Foreign Business Reporting: The Next Trend in Chinese Press Restriction? Mar27

Foreign Business Rep...

In January 2014, Austin Ramzy joined dozens of  foreign correspondents from Reuters, Bloomberg, and The New York Times who have been denied Chinese visas or left perpetually waiting for renewals. The wave of denials follows a series of investigative stories, broken in the last 18 months, on...

The Scary Implications of Digital Espionage For Jo...

When the New York Times revealed in late January that Chinese hackers had infiltrated its digital network, including reporters’ email accounts, reaction exploded on Twitter and other social media sites. People speculated that this was yet another example of China’s rising power in the world. But then there was this tweet from writer and reporter Charlie Custer, who manages the translation website ChinaGeeks.com. On the one hand, NYT hacking is a big story. On the other hand, is it? Isn’t this happening to most foreign correspondents constantly? — Charlie Custer (@ChinaGeeks) February 1, 2013 That reminded Howard French, the...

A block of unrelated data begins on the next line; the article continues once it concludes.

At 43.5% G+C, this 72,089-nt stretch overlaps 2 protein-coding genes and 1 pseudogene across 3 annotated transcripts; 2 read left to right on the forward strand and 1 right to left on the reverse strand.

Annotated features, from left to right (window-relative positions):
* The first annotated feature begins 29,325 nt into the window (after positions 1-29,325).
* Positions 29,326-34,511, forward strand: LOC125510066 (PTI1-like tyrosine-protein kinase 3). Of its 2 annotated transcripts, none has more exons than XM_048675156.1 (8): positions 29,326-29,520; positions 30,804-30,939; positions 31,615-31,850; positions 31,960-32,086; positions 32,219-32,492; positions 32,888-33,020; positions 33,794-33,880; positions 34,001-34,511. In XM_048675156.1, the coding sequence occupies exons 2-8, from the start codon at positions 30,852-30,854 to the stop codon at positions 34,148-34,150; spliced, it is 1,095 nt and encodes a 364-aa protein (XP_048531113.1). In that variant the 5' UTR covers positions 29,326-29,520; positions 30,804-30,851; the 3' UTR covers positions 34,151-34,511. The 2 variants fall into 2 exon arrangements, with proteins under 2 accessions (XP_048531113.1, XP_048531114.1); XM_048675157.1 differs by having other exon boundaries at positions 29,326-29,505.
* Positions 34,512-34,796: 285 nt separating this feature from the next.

News to Latin America: is anyone watching? May04

News to Latin America: is anyone watching?

CNN and its international channel pioneered global, 24-hour news in the 1980s, followed by BBC World News (1991), Al Jazeera (1996) and – since the turn of the century – a growing number of round-the-clock news channels broadcast to world audiences. Among the most ambitious newcomers are state-funded channels from two countries with restrictive media regimes: China’s CCTV and Russia’s RT (formerly known as Russia Today). Both the Chinese and Russian services have global, government-financed English-language channels and a growing roster of more targeted programming – like CCTV’s latest additions, CCTV Africa and CCTV America. In...